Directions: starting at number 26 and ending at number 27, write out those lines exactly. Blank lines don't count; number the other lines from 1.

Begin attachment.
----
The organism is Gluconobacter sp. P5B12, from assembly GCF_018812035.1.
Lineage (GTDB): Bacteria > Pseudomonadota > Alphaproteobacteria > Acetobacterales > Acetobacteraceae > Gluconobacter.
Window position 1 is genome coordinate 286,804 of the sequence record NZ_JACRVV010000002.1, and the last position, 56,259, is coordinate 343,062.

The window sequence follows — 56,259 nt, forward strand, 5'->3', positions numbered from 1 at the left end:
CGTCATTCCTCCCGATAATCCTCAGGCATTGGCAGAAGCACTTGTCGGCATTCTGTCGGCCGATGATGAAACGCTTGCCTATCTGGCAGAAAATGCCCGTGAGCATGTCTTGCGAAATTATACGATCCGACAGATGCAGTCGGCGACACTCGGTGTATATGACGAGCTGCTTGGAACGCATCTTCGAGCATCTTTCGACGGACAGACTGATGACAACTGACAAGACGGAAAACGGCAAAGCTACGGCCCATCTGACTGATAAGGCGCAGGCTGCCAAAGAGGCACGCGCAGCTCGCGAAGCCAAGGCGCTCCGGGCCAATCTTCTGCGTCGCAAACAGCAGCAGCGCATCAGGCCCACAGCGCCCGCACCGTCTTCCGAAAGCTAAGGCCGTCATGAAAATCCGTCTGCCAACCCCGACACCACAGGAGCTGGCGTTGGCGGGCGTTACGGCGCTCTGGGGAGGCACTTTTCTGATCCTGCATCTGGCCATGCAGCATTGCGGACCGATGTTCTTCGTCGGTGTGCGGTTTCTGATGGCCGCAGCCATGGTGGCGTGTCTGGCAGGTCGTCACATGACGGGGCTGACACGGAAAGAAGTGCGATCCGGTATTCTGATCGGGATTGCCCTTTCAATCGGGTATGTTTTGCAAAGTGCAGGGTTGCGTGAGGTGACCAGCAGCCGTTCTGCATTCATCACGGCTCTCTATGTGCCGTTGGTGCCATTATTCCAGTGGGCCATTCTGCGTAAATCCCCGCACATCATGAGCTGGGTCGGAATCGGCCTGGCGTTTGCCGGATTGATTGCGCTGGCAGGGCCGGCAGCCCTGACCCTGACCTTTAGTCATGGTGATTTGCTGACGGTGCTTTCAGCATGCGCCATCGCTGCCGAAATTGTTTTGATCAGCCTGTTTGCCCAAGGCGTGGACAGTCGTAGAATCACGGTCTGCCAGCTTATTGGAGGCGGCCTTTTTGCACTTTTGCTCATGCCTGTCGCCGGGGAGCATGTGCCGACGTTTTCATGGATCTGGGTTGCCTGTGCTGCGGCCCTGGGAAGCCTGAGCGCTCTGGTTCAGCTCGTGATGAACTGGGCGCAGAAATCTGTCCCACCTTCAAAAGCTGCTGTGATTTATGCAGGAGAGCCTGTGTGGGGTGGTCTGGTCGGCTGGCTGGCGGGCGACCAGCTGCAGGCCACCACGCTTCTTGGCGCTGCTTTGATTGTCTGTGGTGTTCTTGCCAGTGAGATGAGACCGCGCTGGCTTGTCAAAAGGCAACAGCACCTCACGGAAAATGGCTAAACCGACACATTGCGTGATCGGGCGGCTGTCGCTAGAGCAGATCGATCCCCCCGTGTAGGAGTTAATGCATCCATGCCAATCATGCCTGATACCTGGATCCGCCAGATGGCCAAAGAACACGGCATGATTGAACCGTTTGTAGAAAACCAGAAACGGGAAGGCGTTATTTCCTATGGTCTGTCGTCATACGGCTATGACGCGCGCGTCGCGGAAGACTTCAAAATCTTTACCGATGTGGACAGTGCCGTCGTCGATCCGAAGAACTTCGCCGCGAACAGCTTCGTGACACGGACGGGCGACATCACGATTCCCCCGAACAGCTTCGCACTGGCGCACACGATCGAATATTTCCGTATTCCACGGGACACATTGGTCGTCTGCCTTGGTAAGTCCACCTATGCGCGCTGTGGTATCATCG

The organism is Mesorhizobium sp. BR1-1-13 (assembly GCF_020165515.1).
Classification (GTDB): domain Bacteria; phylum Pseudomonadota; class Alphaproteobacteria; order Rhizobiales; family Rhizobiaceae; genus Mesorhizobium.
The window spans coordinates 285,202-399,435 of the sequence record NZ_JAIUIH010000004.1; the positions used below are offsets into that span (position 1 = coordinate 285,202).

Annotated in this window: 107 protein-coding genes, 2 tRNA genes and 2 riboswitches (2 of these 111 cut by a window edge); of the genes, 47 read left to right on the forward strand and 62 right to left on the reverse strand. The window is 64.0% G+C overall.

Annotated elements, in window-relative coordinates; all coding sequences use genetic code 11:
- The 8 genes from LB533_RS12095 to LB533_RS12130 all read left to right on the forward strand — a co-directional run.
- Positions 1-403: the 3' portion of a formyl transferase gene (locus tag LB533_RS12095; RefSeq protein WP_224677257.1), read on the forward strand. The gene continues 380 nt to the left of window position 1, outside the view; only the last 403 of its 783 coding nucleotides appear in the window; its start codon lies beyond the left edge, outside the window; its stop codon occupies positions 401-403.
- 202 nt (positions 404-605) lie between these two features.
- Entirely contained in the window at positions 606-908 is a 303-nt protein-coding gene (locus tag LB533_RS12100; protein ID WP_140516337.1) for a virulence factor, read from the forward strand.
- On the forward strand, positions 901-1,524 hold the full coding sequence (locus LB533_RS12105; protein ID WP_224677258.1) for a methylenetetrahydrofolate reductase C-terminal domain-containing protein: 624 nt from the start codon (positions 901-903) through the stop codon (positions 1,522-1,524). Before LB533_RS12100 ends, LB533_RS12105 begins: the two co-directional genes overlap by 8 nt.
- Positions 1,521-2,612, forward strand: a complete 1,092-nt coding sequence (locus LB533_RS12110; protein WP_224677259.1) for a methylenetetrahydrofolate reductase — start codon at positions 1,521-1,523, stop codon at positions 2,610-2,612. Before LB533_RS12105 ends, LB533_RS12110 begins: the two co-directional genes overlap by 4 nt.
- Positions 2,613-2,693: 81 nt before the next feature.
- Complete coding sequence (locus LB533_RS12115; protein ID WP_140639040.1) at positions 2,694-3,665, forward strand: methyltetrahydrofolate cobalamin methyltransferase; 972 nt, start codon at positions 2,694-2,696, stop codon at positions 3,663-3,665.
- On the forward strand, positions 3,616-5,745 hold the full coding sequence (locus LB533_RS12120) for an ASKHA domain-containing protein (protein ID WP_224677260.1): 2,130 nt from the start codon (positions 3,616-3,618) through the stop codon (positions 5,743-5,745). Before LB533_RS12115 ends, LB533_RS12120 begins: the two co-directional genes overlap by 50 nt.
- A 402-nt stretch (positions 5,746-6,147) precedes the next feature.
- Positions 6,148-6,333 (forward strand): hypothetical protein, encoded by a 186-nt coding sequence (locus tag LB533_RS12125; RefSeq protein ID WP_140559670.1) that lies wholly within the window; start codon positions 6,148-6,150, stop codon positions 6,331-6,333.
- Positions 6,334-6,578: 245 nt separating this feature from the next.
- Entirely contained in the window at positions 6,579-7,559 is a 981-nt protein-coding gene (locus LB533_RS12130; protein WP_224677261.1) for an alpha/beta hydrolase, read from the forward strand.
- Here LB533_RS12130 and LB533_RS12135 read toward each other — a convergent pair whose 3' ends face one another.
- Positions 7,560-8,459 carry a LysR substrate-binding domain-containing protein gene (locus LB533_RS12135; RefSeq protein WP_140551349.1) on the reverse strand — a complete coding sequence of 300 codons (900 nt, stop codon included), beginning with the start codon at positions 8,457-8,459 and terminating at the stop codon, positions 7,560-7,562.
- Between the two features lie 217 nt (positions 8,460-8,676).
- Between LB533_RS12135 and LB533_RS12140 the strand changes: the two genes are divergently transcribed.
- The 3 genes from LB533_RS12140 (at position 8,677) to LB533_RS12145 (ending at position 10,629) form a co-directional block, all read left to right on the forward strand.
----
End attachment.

- Between the two features lie 217 nt (positions 8,460-8,676).
- Between LB533_RS12135 and LB533_RS12140 the strand changes: the two genes are divergently transcribed.